One of the many fine features of Veterans Day is that it's observed on the date on which it should be observed.

This sets it apart from many other holidays in contemporary America. And it wasn't always so. In 1968, Congress passed the Uniform Holidays Bill, moving four national holidays (Washington's Birthday, Memorial Day, Veterans Day and Columbus Day) from their historical dates to Mondays, in order to provide American workers and consumers three-day weekends. Veterans Day was moved to the fourth Monday in October, and it began to be observed then in 1971. But the public reaction was so strongly negative that Congress acted in 1975 to reverse itself, returning Veterans Day to November 11, effective in 1978.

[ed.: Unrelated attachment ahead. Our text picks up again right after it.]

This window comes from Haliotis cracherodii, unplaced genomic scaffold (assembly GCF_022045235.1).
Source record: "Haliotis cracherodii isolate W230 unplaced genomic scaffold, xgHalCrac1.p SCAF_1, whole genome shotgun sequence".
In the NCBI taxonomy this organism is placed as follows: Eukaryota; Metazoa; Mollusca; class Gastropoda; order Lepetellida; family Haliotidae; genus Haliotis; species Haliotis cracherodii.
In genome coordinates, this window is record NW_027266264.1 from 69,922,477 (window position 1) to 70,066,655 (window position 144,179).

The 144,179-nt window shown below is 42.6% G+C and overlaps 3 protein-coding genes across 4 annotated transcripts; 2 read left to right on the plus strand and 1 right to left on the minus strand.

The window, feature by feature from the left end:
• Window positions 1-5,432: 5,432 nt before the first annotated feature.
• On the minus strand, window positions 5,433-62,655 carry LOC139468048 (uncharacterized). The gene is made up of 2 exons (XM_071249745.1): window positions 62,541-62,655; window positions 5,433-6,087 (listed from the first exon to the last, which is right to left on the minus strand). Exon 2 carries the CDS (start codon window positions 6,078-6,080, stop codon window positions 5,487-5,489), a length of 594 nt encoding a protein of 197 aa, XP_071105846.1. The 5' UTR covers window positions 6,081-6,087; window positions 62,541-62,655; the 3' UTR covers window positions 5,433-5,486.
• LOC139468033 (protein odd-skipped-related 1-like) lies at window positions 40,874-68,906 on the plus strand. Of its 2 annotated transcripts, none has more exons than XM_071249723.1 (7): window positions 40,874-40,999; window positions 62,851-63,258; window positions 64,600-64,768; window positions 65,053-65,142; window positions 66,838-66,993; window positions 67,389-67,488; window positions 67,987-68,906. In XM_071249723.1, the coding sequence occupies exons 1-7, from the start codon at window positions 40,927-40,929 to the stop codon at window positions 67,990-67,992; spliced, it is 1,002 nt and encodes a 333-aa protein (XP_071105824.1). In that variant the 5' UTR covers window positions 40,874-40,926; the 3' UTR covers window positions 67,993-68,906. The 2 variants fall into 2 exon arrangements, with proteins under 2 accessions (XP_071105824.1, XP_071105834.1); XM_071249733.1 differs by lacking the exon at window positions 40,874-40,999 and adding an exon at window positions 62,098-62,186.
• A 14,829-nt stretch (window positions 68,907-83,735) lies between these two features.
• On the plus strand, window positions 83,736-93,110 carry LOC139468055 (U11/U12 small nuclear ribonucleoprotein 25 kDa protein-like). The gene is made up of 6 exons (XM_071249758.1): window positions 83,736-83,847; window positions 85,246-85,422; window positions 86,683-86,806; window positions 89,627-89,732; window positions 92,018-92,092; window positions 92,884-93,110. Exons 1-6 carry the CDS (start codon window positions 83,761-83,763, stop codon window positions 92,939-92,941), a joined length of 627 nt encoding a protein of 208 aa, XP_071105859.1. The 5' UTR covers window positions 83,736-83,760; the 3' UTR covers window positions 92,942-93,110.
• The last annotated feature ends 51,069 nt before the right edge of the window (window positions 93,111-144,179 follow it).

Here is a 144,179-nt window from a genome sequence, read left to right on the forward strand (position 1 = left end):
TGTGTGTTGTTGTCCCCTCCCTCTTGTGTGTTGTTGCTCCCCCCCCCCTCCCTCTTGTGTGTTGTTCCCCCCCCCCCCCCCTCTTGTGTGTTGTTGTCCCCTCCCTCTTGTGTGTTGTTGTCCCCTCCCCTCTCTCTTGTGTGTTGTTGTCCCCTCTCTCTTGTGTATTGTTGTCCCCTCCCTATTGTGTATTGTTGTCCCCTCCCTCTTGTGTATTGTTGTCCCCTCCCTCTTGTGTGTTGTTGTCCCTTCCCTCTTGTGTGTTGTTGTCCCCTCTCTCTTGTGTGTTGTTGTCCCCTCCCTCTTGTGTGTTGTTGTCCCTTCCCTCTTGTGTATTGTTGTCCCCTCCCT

Conservatives are always told you can't turn the clock back. Not so. In this case, popular sentiment succeeded in forcing Congress to repeal ill-advised legislation and restore a practice that was in accord with American tradition. So let this Veterans Day remind us above all to pay tribute to our veterans past and present. But let it also remind us that we the people can insist on the repeal of "progressive" legislation, and that a devotion to American history and freedoms can triumph over an unholy alliance of progressive social engineering and short-sighted business interests.

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